‘No two blind people are alike… Blindness is often perceived by the sighted as an either/or condition: one sees or one does not see. But often a blind person experiences a series of veils: I stare at the world through smeared and broken window panes’ (Kuusisto, 1998: p. 5).

Although people can be registered as blind or partially sighted, official figures greatly underrepresent the prevalence (Bruce et al, 1991; Walker et al, 1992). There are many more than the estimated 300 000 blind people and 500 000 partially sighted people in the UK. The most common identified causes are cataract and glaucoma. Less than 10% of people have their blindness from birth. Functional vision is more important than objective measurement. Field restrictions or poor light can potentiate perceptual loss. There may be a significant difference between near and distance vision and many people with visual impairment can read normal or enlarged print, usually with vision aids. There are 13 000 active Braille users in the UK.

In the past, blind people had little access to education. They were often cared for in institutions and trained only for manual work. Low expectations and underemployment still persist.

Nearly half of those over 16 years of age who are registered blind or partially sighted live alone. Older people are much less likely to ask for help such as mobility services and Braille training, vision aids or talking books.

The Disability Discrimination Act should improve attitudes, access, and facilities for blind and partially sighted people to play a full role in society.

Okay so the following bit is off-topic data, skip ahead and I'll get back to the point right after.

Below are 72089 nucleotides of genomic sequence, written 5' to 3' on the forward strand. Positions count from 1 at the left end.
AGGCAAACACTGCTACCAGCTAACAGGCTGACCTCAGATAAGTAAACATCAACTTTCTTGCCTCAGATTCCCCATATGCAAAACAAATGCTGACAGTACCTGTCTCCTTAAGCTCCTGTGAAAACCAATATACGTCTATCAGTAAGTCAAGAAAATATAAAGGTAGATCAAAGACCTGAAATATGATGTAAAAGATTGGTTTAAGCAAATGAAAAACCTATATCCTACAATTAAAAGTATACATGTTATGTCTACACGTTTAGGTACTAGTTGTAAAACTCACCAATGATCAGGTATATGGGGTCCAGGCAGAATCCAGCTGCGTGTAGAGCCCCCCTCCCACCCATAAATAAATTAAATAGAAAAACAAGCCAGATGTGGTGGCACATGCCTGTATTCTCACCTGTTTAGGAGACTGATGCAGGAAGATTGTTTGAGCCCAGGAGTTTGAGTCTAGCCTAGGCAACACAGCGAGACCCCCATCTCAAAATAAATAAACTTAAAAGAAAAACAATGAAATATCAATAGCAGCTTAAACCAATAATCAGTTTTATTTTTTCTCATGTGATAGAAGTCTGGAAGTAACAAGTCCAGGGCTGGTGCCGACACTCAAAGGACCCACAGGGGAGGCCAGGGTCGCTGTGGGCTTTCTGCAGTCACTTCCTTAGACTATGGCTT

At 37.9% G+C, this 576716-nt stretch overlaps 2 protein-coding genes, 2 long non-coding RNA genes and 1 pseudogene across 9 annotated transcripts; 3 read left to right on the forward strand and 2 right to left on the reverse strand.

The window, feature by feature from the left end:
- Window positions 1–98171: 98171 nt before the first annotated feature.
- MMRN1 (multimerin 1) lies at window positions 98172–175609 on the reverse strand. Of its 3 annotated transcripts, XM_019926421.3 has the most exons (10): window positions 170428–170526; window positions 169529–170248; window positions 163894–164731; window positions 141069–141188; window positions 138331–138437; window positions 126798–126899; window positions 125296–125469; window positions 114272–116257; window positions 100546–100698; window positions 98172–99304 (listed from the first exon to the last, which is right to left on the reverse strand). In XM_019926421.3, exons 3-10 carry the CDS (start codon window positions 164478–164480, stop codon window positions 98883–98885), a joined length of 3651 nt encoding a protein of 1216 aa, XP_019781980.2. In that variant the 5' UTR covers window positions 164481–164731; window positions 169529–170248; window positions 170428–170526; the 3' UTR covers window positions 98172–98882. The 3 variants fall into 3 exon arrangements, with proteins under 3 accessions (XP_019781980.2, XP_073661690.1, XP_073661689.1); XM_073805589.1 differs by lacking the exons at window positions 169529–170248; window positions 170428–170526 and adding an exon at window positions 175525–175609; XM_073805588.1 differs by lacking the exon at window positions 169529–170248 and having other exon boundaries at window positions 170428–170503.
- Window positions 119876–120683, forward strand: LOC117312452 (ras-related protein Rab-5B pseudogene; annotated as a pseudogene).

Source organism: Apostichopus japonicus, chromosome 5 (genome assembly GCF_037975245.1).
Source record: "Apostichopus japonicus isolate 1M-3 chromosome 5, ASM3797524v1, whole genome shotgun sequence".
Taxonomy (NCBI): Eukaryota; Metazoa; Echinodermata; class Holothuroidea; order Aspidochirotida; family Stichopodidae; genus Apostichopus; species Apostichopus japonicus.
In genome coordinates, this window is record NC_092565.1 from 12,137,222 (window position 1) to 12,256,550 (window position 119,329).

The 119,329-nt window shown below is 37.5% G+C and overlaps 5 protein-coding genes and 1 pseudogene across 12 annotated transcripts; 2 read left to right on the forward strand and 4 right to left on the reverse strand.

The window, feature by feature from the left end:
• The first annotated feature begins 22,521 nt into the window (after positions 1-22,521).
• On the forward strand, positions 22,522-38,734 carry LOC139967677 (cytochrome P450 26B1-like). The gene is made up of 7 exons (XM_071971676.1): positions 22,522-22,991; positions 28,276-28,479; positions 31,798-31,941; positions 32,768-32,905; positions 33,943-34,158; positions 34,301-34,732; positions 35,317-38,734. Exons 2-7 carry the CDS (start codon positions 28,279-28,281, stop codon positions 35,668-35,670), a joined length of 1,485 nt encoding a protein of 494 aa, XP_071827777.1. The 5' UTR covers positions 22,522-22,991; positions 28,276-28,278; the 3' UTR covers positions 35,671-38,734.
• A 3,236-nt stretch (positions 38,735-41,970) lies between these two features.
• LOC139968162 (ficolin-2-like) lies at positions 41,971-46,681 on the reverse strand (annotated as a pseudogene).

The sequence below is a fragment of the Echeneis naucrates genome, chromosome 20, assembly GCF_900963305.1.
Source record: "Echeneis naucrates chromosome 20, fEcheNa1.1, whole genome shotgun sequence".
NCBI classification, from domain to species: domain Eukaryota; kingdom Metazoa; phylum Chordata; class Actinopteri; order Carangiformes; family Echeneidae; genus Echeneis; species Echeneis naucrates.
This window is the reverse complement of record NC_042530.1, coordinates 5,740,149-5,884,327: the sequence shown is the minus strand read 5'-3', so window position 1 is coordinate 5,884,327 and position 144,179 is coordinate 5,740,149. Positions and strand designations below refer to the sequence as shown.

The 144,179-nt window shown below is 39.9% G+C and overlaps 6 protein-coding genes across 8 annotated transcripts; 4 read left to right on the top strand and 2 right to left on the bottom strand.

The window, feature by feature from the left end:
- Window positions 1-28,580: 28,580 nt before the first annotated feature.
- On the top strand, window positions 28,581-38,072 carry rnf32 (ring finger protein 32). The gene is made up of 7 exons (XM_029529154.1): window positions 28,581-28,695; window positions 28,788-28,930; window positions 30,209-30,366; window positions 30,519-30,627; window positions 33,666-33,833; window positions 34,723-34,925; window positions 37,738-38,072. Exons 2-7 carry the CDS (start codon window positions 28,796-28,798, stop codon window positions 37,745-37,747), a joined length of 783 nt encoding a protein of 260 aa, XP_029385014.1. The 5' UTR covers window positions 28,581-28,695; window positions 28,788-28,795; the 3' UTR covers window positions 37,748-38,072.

There are no specialist mental health services for people with visual impairment, as communication barriers such as those caused by deafness do not arise. However, many teachers, social workers and voluntary organisations provide a counselling role and deserve more support from mainstream services. Well-planned programmes to address emotional, social and practical needs of blind people make an enormous contribution to them and their families.

Children with visual impairment

Up to half of children who are blind from birth have other disabilities that can limit their potential. The families of all children with visual impairment need early intervention and psychological and emotional support.

As children learn by collating information from different sensory sources and from imitation and feedback from others, the development of children with visual impairment may be temporarily delayed in several areas (Tobin, 1998). These include spatial awareness, exploratory crawling and walking, facial expressiveness, attachment and imitation behaviours, extension of language to generalise from one object to another, some cognitive tasks such as Piaget’s conservation of mass, and development of a sense of self in comparison with others.

Blind children have to learn the norms of a sighted world. They cannot assess other people’s appearance or respond to their body language, but they are expected to look presentable, to face people instead of turning to listen better and to limit unacceptable movements or mannerisms such as touching people. This ‘social training’ should avoid denial of the children’s feelings and should not be perceived as negative or critical. Blind children become aware of their difference from sighted people and may know that this distresses their parents (Parmar & Gingell, 1996). They may perceive attitudes of rejection or overprotection and the transitions experienced during adolescence can bring emotional problems to the surface.